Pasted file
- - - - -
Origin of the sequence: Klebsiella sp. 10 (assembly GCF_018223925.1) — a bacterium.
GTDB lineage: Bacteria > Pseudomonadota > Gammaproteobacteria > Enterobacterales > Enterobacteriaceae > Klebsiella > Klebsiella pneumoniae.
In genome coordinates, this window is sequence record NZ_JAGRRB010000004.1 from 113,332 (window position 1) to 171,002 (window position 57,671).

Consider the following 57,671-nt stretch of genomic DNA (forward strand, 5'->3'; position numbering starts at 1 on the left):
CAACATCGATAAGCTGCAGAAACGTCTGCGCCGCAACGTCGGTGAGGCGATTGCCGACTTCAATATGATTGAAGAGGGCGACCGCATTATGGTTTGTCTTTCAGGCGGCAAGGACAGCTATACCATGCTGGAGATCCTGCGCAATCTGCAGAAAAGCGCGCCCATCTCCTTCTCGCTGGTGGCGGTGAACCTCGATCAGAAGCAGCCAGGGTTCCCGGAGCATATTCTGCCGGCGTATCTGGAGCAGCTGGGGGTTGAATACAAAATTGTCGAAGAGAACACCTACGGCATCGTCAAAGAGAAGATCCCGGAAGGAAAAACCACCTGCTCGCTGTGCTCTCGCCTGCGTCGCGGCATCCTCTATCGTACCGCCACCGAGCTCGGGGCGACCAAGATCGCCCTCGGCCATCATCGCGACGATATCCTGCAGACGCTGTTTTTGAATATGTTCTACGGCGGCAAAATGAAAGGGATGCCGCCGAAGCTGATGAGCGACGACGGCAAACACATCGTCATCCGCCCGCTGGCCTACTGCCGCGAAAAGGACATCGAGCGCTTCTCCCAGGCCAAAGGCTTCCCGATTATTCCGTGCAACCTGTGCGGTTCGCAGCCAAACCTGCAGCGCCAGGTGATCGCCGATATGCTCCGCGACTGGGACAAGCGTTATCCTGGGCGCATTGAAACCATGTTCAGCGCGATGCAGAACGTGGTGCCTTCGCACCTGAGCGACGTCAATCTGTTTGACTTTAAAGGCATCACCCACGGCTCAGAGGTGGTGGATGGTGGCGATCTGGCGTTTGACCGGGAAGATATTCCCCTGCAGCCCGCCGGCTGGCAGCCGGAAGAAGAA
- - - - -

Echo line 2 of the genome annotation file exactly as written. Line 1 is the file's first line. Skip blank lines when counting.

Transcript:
GTDB lineage: Bacteria > Pseudomonadota > Gammaproteobacteria > Enterobacterales > Enterobacteriaceae > Klebsiella > Klebsiella pneumoniae.